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How Firefighters Use VR and Mindfulness To Tackle Stress

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How Firefighters Use VR and Mindfulness To Tackle Stress
PTSD and depression are occurring at much higher rates for first responders than civilians. Now, mental health is starting to become a priority.
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Job stress is inevitable for first responders, but it affects the industry on a massive, adverse level. Studies show rates of PTSD and depression are at least five times higher in first responders than in civilians. Now firefighters, law enforcement, EMS and dispatchers are taking new steps to address a decades-long problem that's snowballed.

"Law enforcement and fire are three times more likely to die by their own hand than any other 'line of duty' death cause combined," says Rhonda Kelly, Program Manager for Responder Strong, a Denver based nonprofit who works with the National Mental Health Innovation Center. "Those numbers are underreported. There’s a lot of shame, a lot of stigma attached to that in our culture. So often times the true cause of death isn't revealed. Which unfortunately goes on to continue the sense of stigma and isolation that members feel when they're struggling."

Responder Strong uses virtual reality technology to combat this. Kelly says they combine realistic VR scenarios with deep breathing and mindfulness exercises to teach first responders stress management techniques that work like a muscle memory.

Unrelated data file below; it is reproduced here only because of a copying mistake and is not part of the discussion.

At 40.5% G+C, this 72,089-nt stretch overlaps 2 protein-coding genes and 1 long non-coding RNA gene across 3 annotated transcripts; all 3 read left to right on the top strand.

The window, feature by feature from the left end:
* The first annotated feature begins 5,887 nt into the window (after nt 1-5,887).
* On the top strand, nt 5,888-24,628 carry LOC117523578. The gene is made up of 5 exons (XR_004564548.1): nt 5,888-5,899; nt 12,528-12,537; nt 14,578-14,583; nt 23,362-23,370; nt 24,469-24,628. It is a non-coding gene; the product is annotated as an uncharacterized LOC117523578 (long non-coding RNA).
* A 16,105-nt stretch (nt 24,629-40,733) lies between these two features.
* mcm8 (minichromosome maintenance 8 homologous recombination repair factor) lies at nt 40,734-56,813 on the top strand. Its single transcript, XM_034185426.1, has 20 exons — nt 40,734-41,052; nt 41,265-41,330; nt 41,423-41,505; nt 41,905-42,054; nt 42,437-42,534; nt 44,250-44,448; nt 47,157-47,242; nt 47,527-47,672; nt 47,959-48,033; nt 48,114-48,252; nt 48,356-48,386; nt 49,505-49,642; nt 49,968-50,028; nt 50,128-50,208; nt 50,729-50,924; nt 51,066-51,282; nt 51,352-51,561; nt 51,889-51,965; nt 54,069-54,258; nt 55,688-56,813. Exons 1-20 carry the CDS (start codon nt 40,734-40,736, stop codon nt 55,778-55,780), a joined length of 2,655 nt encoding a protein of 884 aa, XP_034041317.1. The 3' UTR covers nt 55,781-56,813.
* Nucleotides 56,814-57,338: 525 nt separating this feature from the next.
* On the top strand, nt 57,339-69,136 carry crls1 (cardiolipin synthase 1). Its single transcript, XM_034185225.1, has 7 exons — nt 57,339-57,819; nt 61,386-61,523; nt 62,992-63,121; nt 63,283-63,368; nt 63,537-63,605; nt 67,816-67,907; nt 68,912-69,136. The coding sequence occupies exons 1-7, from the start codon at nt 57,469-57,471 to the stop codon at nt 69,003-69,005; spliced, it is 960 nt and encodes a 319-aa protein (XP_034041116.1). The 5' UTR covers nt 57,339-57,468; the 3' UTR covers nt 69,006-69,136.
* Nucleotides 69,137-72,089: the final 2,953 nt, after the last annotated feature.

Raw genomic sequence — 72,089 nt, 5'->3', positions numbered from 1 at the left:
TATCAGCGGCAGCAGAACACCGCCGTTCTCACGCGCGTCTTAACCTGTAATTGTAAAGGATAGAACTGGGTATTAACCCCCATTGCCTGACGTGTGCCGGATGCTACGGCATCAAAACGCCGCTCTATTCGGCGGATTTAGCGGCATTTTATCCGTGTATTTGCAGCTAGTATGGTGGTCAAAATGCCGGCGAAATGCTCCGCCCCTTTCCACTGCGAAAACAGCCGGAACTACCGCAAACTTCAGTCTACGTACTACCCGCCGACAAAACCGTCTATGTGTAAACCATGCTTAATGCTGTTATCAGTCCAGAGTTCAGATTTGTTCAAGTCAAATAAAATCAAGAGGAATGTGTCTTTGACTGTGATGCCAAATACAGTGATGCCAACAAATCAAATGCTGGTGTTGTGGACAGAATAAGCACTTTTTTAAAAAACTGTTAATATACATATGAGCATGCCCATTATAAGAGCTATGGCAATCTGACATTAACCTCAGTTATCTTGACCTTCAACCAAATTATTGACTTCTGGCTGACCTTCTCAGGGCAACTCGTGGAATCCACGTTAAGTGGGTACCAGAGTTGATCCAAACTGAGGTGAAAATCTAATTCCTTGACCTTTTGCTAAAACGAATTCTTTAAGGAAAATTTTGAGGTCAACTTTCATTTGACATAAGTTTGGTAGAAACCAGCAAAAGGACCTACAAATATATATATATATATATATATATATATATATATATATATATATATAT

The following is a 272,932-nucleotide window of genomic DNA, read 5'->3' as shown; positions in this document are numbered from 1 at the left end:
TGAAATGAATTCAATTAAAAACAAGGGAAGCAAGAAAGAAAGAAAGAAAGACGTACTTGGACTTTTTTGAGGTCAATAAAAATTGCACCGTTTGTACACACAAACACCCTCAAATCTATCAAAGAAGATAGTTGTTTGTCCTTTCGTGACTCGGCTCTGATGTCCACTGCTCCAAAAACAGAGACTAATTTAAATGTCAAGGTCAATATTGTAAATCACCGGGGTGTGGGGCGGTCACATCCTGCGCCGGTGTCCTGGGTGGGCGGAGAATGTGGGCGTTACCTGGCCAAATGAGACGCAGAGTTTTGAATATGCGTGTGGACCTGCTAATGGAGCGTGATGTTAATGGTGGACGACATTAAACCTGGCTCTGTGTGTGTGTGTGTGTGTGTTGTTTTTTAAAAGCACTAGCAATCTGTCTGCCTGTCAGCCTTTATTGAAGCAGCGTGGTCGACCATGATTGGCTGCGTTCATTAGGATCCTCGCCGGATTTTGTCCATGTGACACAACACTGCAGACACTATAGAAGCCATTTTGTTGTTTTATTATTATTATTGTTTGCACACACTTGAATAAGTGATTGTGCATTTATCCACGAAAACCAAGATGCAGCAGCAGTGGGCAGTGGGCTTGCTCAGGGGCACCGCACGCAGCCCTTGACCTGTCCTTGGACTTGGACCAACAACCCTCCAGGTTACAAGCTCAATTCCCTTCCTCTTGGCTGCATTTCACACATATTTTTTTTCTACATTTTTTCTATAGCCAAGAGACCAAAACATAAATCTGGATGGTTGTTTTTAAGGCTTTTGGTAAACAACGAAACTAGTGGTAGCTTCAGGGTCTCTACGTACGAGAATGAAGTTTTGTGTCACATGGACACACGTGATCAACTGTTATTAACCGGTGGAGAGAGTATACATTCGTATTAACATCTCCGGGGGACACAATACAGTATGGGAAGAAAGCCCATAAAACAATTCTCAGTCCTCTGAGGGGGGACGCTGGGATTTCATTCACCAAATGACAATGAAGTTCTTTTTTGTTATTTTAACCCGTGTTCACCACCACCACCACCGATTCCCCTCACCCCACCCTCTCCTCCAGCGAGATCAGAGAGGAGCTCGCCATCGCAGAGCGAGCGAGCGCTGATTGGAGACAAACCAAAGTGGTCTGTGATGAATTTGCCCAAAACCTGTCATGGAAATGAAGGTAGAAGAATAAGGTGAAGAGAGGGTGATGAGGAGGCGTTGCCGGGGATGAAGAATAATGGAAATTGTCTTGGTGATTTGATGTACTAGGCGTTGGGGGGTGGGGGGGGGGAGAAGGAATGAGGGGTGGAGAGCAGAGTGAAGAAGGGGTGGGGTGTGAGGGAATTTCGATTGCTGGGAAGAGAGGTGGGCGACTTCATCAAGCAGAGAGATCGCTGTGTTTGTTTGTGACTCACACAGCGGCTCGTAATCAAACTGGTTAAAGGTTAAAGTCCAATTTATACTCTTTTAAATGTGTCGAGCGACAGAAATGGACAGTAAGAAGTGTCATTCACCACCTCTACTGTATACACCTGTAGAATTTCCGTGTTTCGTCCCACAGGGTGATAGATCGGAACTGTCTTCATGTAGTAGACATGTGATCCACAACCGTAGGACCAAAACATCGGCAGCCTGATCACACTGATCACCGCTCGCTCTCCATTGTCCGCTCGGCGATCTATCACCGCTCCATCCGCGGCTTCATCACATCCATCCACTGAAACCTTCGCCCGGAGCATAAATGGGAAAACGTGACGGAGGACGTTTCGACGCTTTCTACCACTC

This is part of a new approach to mental health treatment. While high equipment and training costs can create barriers for smaller communities, Responder Strong notes there's huge demand for services like theirs. A Responder Strong survey of nearly 500 emergency responders found only a third of agencies had funds dedicated to mental health. 

It’s a problem Kelly saw firsthand. From 2000 to 2017 she was a firefighter-paramedic in Aurora, Colorado. While she was there, she tried to start programs like peer mental health counseling. 

"The chiefs recognized the need for it, they just didn't prioritize it financially, and I understood why. There’s a lot of competing needs. Second sets of bunker gear; dirty bunker gear contributes to the high rates of cancer. We needed new pumpers, we needed new stations," Kelly says. "Until the night of the theater shooting."

The 2012 movie theater shooting helped change how responders like Kelly deal with mental health. They brought in firefighters from New York who experienced 9/11 to provide peer counseling. Around the same time, other Denver-area departments started a peer resiliency program where fellow firefighters travel to stations to talk about the impacts and stresses of the job and life. The International Association of Fire Fighters began addressing the problem of PTSD among its members. 

First responders across the country are quickly adopting their own stress-management practices, like yoga classes and peer counseling. Kelly says it's a step in the right direction, but much more work still needs to be done.

"The emergency response world is very reactive," she said. "We wait for something bad to happen, you don't have to wait that long, then you throw all your resources at it, you handle that event. And then you move on to the next bad thing that is going to happen. And that doesn't translate well to mental wellness."